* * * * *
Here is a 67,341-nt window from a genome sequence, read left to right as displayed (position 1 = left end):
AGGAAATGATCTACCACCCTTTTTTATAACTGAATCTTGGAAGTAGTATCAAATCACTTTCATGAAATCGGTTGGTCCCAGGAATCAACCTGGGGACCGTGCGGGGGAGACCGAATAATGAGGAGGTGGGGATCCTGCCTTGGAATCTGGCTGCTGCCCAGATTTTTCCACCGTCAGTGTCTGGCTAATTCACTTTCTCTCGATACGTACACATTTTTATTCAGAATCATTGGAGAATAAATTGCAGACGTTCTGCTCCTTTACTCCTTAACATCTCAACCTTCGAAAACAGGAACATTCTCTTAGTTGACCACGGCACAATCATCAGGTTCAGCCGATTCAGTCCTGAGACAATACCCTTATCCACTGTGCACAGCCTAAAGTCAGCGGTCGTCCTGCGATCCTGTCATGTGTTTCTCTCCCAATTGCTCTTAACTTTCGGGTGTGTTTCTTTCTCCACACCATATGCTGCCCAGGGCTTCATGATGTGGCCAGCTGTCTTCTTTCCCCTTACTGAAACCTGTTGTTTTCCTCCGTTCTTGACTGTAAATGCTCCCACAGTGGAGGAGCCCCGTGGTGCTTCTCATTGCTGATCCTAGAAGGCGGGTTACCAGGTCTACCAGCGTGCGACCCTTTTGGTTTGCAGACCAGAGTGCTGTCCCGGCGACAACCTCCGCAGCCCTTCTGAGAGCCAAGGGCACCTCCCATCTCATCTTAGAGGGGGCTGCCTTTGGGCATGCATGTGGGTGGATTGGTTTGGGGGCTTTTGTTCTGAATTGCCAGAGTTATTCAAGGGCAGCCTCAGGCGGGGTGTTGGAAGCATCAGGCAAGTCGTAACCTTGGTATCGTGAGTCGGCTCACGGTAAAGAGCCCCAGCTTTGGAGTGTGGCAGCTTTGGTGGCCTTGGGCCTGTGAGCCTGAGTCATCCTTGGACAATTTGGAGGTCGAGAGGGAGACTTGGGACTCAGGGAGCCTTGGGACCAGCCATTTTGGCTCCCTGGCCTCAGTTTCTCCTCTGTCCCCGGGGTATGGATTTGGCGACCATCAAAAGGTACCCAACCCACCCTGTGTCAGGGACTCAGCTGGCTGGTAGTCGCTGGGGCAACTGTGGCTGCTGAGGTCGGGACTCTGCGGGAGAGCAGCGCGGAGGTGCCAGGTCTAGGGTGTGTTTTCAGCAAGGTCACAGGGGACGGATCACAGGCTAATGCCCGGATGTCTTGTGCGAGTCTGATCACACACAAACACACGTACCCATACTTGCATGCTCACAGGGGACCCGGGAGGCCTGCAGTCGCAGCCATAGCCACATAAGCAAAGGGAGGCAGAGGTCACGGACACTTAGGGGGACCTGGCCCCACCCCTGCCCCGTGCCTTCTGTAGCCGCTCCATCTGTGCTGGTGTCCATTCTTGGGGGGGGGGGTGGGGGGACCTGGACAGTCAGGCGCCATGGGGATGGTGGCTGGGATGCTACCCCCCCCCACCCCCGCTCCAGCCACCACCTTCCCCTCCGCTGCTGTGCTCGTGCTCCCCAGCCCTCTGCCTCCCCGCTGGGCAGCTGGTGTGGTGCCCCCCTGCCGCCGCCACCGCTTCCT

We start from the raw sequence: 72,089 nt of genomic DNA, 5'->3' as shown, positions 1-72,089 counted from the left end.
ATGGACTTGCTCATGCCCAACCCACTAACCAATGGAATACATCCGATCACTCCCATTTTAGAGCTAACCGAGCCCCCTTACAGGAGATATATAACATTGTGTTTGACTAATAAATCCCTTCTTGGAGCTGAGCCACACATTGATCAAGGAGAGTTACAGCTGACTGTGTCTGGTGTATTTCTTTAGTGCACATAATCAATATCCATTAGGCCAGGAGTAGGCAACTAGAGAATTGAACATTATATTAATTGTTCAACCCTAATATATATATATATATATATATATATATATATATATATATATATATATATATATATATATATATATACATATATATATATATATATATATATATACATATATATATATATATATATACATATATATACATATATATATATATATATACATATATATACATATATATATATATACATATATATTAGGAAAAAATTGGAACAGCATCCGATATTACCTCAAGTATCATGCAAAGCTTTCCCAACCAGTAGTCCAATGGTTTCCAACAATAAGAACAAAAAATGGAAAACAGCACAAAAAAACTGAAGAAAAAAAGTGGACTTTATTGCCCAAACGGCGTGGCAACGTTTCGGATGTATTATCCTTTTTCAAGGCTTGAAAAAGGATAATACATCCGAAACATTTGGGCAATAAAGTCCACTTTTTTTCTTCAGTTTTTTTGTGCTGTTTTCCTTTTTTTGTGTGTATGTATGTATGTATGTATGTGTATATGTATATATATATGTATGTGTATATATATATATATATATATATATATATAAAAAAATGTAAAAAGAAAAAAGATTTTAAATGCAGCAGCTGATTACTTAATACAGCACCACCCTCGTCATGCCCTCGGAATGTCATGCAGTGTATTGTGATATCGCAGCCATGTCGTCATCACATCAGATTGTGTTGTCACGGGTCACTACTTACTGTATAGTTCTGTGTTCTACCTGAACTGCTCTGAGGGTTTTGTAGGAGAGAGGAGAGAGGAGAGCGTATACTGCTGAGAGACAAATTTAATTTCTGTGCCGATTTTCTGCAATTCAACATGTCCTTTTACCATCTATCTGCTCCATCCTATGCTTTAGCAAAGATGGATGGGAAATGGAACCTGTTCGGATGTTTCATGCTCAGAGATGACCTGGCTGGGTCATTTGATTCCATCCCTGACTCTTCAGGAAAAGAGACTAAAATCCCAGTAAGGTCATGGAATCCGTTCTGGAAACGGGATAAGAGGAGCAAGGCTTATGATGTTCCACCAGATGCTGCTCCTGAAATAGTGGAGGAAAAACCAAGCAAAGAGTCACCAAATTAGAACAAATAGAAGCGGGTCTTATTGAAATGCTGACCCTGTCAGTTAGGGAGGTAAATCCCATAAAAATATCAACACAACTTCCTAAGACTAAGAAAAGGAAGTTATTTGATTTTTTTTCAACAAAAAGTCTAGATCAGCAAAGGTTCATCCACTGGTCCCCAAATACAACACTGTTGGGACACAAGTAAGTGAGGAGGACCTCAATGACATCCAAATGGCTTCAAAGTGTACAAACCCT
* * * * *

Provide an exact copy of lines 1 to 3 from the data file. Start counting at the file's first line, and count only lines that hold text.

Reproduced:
Here is a 67,341-nt window from a genome sequence, read left to right as displayed (position 1 = left end):
AGGAAATGATCTACCACCCTTTTTTATAACTGAATCTTGGAAGTAGTATCAAATCACTTTCATGAAATCGGTTGGTCCCAGGAATCAACCTGGGGACCGTGCGGGGGAGACCGAATAATGAGGAGGTGGGGATCCTGCCTTGGAATCTGGCTGCTGCCCAGATTTTTCCACCGTCAGTGTCTGGCTAATTCACTTTCTCTCGATACGTACACATTTTTATTCAGAATCATTGGAGAATAAATTGCAGACGTTCTGCTCCTTTACTCCTTAACATCTCAACCTTCGAAAACAGGAACATTCTCTTAGTTGACCACGGCACAATCATCAGGTTCAGCCGATTCAGTCCTGAGACAATACCCTTATCCACTGTGCACAGCCTAAAGTCAGCGGTCGTCCTGCGATCCTGTCATGTGTTTCTCTCCCAATTGCTCTTAACTTTCGGGTGTGTTTCTTTCTCCACACCATATGCTGCCCAGGGCTTCATGATGTGGCCAGCTGTCTTCTTTCCCCTTACTGAAACCTGTTGTTTTCCTCCGTTCTTGACTGTAAATGCTCCCACAGTGGAGGAGCCCCGTGGTGCTTCTCATTGCTGATCCTAGAAGGCGGGTTACCAGGTCTACCAGCGTGCGACCCTTTTGGTTTGCAGACCAGAGTGCTGTCCCGGCGACAACCTCCGCAGCCCTTCTGAGAGCCAAGGGCACCTCCCATCTCATCTTAGAGGGGGCTGCCTTTGGGCATGCATGTGGGTGGATTGGTTTGGGGGCTTTTGTTCTGAATTGCCAGAGTTATTCAAGGGCAGCCTCAGGCGGGGTGTTGGAAGCATCAGGCAAGTCGTAACCTTGGTATCGTGAGTCGGCTCACGGTAAAGAGCCCCAGCTTTGGAGTGTGGCAGCTTTGGTGGCCTTGGGCCTGTGAGCCTGAGTCATCCTTGGACAATTTGGAGGTCGAGAGGGAGACTTGGGACTCAGGGAGCCTTGGGACCAGCCATTTTGGCTCCCTGGCCTCAGTTTCTCCTCTGTCCCCGGGGTATGGATTTGGCGACCATCAAAAGGTACCCAACCCACCCTGTGTCAGGGACTCAGCTGGCTGGTAGTCGCTGGGGCAACTGTGGCTGCTGAGGTCGGGACTCTGCGGGAGAGCAGCGCGGAGGTGCCAGGTCTAGGGTGTGTTTTCAGCAAGGTCACAGGGGACGGATCACAGGCTAATGCCCGGATGTCTTGTGCGAGTCTGATCACACACAAACACACGTACCCATACTTGCATGCTCACAGGGGACCCGGGAGGCCTGCAGTCGCAGCCATAGCCACATAAGCAAAGGGAGGCAGAGGTCACGGACACTTAGGGGGACCTGGCCCCACCCCTGCCCCGTGCCTTCTGTAGCCGCTCCATCTGTGCTGGTGTCCATTCTTGGGGGGGGGGGTGGGGGGACCTGGACAGTCAGGCGCCATGGGGATGGTGGCTGGGATGCTACCCCCCCCCACCCCCGCTCCAGCCACCACCTTCCCCTCCGCTGCTGTGCTCGTGCTCCCCAGCCCTCTGCCTCCCCGCTGGGCAGCTGGTGTGGTGCCCCCCTGCCGCCGCCACCGCTTCCT

We start from the raw sequence: 72,089 nt of genomic DNA, 5'->3' as shown, positions 1-72,089 counted from the left end.